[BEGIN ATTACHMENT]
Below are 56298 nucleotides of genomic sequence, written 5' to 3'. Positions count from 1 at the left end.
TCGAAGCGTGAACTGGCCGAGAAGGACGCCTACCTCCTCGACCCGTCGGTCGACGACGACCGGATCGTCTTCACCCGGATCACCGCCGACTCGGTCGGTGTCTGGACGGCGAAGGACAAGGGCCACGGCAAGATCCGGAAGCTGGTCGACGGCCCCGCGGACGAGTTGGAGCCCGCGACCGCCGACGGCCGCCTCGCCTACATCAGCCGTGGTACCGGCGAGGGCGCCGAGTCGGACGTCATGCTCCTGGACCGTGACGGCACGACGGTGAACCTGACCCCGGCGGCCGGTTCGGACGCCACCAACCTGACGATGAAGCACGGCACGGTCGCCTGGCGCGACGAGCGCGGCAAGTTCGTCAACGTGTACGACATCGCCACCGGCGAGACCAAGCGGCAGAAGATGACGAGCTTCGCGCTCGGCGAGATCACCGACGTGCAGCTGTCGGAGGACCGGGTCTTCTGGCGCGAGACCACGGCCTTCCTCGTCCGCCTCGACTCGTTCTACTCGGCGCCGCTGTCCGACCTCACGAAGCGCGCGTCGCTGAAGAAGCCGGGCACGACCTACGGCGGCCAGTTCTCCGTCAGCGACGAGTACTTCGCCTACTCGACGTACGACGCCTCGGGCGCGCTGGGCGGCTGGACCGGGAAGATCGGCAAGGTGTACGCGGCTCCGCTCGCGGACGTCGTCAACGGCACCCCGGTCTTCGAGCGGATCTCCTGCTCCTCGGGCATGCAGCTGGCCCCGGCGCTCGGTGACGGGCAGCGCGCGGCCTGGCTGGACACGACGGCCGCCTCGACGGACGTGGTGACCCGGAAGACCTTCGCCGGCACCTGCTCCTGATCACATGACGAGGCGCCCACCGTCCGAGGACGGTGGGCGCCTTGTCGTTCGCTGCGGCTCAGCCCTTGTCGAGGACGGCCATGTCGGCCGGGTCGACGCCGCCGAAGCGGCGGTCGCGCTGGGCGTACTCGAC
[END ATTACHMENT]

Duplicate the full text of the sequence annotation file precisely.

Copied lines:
Below are 56298 nucleotides of genomic sequence, written 5' to 3'. Positions count from 1 at the left end.
TCGAAGCGTGAACTGGCCGAGAAGGACGCCTACCTCCTCGACCCGTCGGTCGACGACGACCGGATCGTCTTCACCCGGATCACCGCCGACTCGGTCGGTGTCTGGACGGCGAAGGACAAGGGCCACGGCAAGATCCGGAAGCTGGTCGACGGCCCCGCGGACGAGTTGGAGCCCGCGACCGCCGACGGCCGCCTCGCCTACATCAGCCGTGGTACCGGCGAGGGCGCCGAGTCGGACGTCATGCTCCTGGACCGTGACGGCACGACGGTGAACCTGACCCCGGCGGCCGGTTCGGACGCCACCAACCTGACGATGAAGCACGGCACGGTCGCCTGGCGCGACGAGCGCGGCAAGTTCGTCAACGTGTACGACATCGCCACCGGCGAGACCAAGCGGCAGAAGATGACGAGCTTCGCGCTCGGCGAGATCACCGACGTGCAGCTGTCGGAGGACCGGGTCTTCTGGCGCGAGACCACGGCCTTCCTCGTCCGCCTCGACTCGTTCTACTCGGCGCCGCTGTCCGACCTCACGAAGCGCGCGTCGCTGAAGAAGCCGGGCACGACCTACGGCGGCCAGTTCTCCGTCAGCGACGAGTACTTCGCCTACTCGACGTACGACGCCTCGGGCGCGCTGGGCGGCTGGACCGGGAAGATCGGCAAGGTGTACGCGGCTCCGCTCGCGGACGTCGTCAACGGCACCCCGGTCTTCGAGCGGATCTCCTGCTCCTCGGGCATGCAGCTGGCCCCGGCGCTCGGTGACGGGCAGCGCGCGGCCTGGCTGGACACGACGGCCGCCTCGACGGACGTGGTGACCCGGAAGACCTTCGCCGGCACCTGCTCCTGATCACATGACGAGGCGCCCACCGTCCGAGGACGGTGGGCGCCTTGTCGTTCGCTGCGGCTCAGCCCTTGTCGAGGACGGCCATGTCGGCCGGGTCGACGCCGCCGAAGCGGCGGTCGCGCTGGGCGTACTCGAC